In this second part of our photographic tour of Church history sites, we look this month at scenes in Missouri and Illinois. Photography is by Eldon K. Linschoten.
An aerial view of Independence, Missouri. Joseph Smith dedicated a three-acre temple lot here on 3 August 1831. Bishop Edward Partridge purchased sixty-three acres of temple lands for $130 on December 19. In this photograph, the temple lot is left of the dome-shaped building, the Reorganized Church of Jesus Christ of Latter Day Saints Auditorium. Just above the auditorium is the LDS visitors’ center, then the parking lot of the LDS stake center, and the stake center itself, with the mission home and the old chapel housing the mission office immediately above. On the temple lot itself is the white frame meetinghouse of the Church of Christ—Temple Lot.
Twice each Sunday, meetings were held in this grove of trees west of the Nauvoo Temple. From the open windows of Edward Hunter’s white house, Joseph Smith could “attend” services while in hiding.
Aerial view of Nauvoo, with the temple lot in the lower right-hand corner. The Seventies’ Hall is in the upper left.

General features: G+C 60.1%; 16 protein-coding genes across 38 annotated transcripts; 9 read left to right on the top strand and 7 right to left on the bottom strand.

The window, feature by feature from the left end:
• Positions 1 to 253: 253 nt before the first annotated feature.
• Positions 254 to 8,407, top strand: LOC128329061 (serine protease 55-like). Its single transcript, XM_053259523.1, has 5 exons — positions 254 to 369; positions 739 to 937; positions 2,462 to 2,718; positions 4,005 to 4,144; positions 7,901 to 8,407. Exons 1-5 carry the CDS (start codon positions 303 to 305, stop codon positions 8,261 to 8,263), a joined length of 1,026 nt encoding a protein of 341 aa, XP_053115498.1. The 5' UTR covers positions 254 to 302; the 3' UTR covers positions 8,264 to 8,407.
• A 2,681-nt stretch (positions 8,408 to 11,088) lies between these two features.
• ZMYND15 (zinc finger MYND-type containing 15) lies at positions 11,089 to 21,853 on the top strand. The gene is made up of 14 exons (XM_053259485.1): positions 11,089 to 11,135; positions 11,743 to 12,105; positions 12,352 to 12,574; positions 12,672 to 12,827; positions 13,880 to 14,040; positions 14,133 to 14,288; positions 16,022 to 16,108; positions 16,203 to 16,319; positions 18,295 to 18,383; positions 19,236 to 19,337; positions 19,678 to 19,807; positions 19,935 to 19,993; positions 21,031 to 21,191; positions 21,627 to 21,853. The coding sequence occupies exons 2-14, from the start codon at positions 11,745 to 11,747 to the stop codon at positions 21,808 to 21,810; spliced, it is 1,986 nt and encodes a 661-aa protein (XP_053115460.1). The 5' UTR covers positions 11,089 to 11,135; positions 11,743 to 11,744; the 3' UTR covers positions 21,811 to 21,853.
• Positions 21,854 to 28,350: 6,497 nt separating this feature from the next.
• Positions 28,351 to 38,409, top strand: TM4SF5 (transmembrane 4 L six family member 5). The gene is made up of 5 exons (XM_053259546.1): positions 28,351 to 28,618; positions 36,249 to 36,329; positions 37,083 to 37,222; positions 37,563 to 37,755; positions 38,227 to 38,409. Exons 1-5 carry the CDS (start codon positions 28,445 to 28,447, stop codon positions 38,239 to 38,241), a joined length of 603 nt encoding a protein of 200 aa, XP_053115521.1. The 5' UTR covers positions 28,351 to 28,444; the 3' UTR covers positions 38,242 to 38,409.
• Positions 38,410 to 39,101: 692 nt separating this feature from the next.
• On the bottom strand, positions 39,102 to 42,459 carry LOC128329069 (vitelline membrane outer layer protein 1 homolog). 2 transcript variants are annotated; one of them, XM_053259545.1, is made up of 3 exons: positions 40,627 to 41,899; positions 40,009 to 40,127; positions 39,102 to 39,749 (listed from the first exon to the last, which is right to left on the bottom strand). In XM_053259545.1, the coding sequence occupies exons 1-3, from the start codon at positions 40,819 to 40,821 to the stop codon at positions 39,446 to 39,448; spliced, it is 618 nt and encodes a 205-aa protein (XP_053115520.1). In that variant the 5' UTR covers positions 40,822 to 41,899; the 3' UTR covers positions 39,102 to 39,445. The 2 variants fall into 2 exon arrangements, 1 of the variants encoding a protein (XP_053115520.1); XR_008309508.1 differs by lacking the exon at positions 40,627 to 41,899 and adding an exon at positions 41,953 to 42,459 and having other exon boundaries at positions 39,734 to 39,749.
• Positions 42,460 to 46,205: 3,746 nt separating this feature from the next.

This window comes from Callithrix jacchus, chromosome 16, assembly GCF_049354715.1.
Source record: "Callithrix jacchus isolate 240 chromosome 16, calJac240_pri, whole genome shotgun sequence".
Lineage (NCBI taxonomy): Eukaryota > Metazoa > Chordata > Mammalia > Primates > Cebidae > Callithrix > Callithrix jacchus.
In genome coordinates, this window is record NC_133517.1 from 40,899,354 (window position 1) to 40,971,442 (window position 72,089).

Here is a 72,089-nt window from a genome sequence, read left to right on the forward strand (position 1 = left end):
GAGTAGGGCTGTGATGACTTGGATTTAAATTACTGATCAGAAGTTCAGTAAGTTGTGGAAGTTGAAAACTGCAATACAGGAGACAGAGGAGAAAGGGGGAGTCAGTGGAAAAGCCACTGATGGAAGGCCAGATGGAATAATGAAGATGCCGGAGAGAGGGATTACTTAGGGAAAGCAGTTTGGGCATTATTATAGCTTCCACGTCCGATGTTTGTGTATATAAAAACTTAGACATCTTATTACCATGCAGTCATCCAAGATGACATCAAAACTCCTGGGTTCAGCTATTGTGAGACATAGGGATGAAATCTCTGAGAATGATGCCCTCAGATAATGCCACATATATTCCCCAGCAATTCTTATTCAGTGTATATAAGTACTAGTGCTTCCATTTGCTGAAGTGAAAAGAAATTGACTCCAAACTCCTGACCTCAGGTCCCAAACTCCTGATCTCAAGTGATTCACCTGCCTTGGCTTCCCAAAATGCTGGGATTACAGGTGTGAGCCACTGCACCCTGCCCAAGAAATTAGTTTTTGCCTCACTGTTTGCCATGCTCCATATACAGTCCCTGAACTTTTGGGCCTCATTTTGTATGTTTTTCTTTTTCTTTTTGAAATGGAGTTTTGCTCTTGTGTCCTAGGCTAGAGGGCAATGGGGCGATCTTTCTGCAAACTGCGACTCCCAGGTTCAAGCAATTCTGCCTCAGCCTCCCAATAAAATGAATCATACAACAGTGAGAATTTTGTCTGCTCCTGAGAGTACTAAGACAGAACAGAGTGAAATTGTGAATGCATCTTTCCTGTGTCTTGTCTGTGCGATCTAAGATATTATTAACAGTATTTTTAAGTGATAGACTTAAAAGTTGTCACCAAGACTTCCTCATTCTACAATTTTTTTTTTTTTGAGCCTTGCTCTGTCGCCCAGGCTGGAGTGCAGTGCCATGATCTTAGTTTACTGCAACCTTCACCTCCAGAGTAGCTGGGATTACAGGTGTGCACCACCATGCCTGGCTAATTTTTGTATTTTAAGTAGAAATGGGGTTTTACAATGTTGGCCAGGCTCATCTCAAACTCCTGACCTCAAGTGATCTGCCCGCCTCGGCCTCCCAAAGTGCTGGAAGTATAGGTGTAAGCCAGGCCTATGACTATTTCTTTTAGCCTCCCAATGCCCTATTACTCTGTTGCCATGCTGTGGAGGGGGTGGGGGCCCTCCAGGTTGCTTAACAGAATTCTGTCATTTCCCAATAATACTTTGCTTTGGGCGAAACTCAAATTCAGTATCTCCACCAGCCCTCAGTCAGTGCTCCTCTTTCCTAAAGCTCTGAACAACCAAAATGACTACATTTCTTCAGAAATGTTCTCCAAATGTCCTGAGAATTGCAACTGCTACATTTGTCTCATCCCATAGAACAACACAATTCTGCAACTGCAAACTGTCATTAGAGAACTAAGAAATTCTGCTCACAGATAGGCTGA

Aerial view of the temple lot in Nauvoo looking east. The foundations have been excavated.
The Nauvoo House, maintained by the Reorganized Church of Jesus Christ of Latter Day Saints, is in the foreground. The light-colored house, left center, is the Mansion House in which the Prophet Joseph lived for the last ten months of his life.
Independence Visitors’ Center, dedicated in 1971 as part of the temple lot.
Also excavated at the temple site, this rough stone was marked with “SECT 1831” meaning “south-east corner temple.”
In 1838, the Saints gathered in Far West in Missouri’s Caldwell County. The Prophet Joseph dedicated this grassy field as a temple site, and D&C 118 instructed the Twelve to depart on their missions for England from here. Even though the Saints were driven from the state by mobs, the faithful apostles returned to this site before starting their journey across the ocean. Pictured here is the south-west cornerstone for the temple.
1862 monument commemorating Kansas City’s first schoolhouse; Latter-day Saints laid the first log for the walls on 2 August 1831.
Driven out of Jackson County, the Saints left Missouri by ferry boats across the Missouri River. They departed from this point at Independence Landing or from other nearby ferry stations. With hundreds of people making the wintertime journey, Parley P. Pratt wrote that the scene was “indescribable.”